Images from the March 16th 2013 Annual Glorification of Latvian Waffen SS in Riga

by Monica Lowenberg

Riga, 1943: Latvian soldiers proudly march with a Latvian flag and a Nazi flag. Some of the men were conscripted into the Waffen SS, but a number were volunteers.


Laying of the wreath to the victims of Nazism by an international delegation of politicians that included: Hon. Tatiana Zhdanoka MEP, Latvia; Hon. Gert Weisskirchen MP (1976-2009), OSCE Commissioner on Antisemitism (2005-2008), Germany; Hon. Nikolais Kabanovs MP, Latvia; Joel Rubinfeld Co-President of the European Jewish Parliament, Brussels, Belgium; Hon. Giulietto Chiesa MEP 2004-2010, Italy; Hon. Marina Solodkina Member of Knesset, Israel 1996-2013 (far left); Hon. Inna Supac MP, Moldova.


Joseph Koren, chair of Latvia without Nazism, standing next to the wreath to the victims of Nazism at the Monument of Freedom in central Riga, March 16, 2013.

This year the high court demanded that the march must take place and that the mayor of Riga who, in previous years, has always tried to ban the march and allows the wreath to the victims of Nazism be placed at the Monument of Freedom, apologize for all the years he had tried to ban the march. Nils Ušakovs , Riga’s (ethnic Russian) mayor, has always insisted: “It is a bit difficult to claim to be a hero if you were fighting for the Nazis.”

Hon. Gert Weisskirchen MP (1976-2009), OSCE Commissioner on Antisemitism (2005-2008), Germany looking on at the Monument of Freedom.

The anti-Fascists protested by putting up photographs of the atrocities that the Nazis, with the help of Latvians, had committed already in 1941. In 1943 these Latvians later and willingly joined the Latvian Legion, 15th and 19th detachments of the Waffen SS.

As in previous years, young Latvians arrived at the Monument of Freedom and desecrated the wreaths to the victims of Nazism.

Latvian Nationalists believe that the Latvians were victims of two occupational powers the Nazis and Communists and victims of two genocides. The first point is correct , the second is not.

The march begins and hundreds of young Latvian men and women between the ages of 18-25 arrive at the scene. Some 70% of the attendees are young people.

A photograph of one of the most decorated Latvian Waffen-SS officers, Roberts Ancāns, is placed at the base of the Freedom Monument.

Children as young as three attended the march.

Riot police cordoned the path to the Monument of Freedom.

Hundreds commemorated the Waffen SS divisions in Latvia to the outrage of anti-fascists.

Latvian nationalists sang romantic songs of mythical heroes and days gone by whilst former Latvian Waffen SS veterans arrived dressed in uniforms.

Raivis Dzintars, pictured right, is co-chair of the Latvian far right party which entered the ruling coalition in 2011. Dzintars is a member of the National Association “All For Latvia!”- “For Fatherland and Freedom/LNNK” and amongst his various parliamentary duties he is, disturbingly, since November 2011, chairman of the civic education subcommittee of the Education, Culture and Science Committee.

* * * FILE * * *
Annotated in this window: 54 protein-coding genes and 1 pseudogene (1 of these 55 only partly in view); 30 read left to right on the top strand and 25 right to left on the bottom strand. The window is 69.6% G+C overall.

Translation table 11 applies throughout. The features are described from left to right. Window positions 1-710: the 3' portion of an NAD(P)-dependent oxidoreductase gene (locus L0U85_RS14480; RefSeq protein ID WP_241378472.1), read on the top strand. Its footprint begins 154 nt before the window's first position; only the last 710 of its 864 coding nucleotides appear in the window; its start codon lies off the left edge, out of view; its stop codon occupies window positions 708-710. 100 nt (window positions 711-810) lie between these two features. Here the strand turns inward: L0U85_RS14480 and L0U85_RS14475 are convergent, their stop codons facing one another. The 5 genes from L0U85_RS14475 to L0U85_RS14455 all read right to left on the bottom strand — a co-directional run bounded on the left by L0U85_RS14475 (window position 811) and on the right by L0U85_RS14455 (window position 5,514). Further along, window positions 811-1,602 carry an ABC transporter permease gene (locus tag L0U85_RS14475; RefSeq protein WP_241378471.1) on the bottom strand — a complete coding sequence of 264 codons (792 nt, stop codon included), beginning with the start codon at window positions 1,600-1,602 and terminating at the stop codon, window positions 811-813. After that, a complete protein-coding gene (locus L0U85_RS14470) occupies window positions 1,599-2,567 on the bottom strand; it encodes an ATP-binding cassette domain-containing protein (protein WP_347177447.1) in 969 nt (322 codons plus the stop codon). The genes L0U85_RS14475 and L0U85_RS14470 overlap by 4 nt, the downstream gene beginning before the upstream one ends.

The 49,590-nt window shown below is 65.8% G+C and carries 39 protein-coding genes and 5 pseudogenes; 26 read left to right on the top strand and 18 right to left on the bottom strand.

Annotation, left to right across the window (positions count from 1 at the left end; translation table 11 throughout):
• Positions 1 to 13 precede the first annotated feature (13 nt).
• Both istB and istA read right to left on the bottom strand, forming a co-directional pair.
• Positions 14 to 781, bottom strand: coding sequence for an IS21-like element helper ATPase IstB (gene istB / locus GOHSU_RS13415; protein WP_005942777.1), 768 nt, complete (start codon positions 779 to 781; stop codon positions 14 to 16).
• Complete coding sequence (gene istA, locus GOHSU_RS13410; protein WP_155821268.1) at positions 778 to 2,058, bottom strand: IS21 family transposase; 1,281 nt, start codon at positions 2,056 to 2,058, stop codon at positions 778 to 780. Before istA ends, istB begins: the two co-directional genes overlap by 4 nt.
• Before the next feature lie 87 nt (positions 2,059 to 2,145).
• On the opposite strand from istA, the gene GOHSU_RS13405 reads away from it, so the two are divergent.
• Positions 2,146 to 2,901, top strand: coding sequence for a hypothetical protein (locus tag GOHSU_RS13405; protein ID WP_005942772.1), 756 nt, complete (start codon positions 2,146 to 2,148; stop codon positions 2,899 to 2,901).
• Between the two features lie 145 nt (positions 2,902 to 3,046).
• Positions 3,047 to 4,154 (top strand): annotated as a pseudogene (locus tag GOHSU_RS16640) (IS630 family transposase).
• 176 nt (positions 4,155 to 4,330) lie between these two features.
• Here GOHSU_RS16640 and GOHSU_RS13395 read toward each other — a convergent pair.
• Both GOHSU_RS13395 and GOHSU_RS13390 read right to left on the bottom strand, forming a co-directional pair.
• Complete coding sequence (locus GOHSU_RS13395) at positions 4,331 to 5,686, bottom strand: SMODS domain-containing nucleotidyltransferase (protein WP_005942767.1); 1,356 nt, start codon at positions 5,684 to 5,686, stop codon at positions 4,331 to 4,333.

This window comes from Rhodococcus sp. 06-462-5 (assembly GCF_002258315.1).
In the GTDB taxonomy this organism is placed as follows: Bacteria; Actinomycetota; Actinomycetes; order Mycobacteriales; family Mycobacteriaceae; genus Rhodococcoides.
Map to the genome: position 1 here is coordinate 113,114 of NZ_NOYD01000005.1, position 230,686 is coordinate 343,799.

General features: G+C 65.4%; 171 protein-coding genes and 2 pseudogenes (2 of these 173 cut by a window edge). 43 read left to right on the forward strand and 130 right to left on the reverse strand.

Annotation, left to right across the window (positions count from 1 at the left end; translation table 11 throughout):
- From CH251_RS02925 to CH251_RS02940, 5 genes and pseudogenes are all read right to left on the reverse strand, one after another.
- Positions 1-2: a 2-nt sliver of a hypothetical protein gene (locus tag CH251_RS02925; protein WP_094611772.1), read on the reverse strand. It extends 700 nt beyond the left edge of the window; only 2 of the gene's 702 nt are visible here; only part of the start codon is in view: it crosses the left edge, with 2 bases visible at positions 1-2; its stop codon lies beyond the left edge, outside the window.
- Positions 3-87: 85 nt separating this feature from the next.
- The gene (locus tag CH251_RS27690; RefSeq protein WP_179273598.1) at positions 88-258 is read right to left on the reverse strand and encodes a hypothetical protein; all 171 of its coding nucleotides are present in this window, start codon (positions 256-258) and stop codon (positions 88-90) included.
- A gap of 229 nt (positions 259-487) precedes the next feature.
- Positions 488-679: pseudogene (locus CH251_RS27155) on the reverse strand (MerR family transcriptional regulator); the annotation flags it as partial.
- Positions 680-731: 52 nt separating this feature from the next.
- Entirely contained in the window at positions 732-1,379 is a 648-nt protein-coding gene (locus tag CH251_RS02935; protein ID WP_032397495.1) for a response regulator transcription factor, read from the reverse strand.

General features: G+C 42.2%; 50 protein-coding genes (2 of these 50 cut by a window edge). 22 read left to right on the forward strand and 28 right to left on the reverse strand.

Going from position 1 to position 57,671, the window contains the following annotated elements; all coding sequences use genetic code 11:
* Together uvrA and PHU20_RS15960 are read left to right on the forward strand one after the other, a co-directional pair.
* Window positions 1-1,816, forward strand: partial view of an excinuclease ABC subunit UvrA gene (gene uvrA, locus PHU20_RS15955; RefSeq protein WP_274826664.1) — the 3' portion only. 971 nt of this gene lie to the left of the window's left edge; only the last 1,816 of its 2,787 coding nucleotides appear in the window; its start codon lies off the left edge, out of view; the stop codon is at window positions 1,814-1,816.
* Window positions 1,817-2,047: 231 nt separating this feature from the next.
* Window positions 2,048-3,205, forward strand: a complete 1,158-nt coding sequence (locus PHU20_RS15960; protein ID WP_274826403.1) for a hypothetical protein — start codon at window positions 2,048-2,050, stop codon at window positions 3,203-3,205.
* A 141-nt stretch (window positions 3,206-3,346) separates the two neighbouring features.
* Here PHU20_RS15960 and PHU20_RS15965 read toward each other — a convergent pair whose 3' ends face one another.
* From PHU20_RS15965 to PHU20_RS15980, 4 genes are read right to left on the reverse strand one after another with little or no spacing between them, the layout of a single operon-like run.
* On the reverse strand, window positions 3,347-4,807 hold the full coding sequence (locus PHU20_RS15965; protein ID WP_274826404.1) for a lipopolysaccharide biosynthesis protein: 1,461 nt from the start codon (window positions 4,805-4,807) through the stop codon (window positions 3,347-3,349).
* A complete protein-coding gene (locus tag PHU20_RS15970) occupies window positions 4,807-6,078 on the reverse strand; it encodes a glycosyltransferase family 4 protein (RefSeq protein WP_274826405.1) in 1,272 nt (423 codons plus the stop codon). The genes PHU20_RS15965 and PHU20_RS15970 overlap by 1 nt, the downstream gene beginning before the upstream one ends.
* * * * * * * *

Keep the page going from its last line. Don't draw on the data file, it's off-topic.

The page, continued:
This year Raivis Dzintars and Janis Dombrava of National Association “All For Latvia!”— “For Fatherland and Freedom/LNNK”, aggressively approached protesters and tried to tear down photographs of atrocities committed by Latvian collaborators in 1941, men who later joined the Latvian Legion in 1943.

Journalist Egle Samoskaite on, writing for her readers from a Lithuanian perspective, saw in Riga both Cekutis and Panka. In other words, at least TWO masterminds (Panka and Cekutis) of the fascist marches in Lithuania (with swastikas, White Power signs, Sieg Heils etc), were in RIGA to pay their homage to the Waffen SS.

Protester Joel Rubinfeld, co-president of the European Jewish Parliament in Brussels, was dragged away by armed police when he requested that the wreath to the victims of Nazism be restored.

Four people were detained by police and after giving an interview with a TV station, Yaniz Kuzins, chairman of Latvian Alliance against Nazism and Riga City Council member, was physically assaulted by a neo-Nazi whilst nationalists presented protesters with photographs of the Latvian Waffen SS in their Nazi uniforms.

Ambassador Stiprais,Latvian ambassador to UK, has brazenly defended the march for the second year running and stated to concerned Conservative MP David Amess, “No Nazi uniforms, symbols or slogans appear on 16th March.”

Hon. Gert Weisskirchen MP (1976-2009), OSCE Commissioner on Antisemitism (2005-2008), Germany speaking at the anti-fascist conference after the march, a conference Nationalists tried to discredit by claiming to the Latvian press that all the attendees were KGB agents.

Journalist Richard Brodsky and a member of the New York State Assembly explained why we should be vigilant in the face of events such as the 16th March and showed a pack of playing cards glorifying Waffen SS soldiers, a pack he picked up only that day in a shop in Riga.

No glorification of Waffen SS, Ambassador Stiprais?

This entry was posted in Celebrations of Fascism, Collaborators Glorified, Latvia, Monica Lowenberg, Neo-Nazi & Fascist Marches, News & Views, Politics of Memory, Riga's Waffen SS Marches. Bookmark the permalink.
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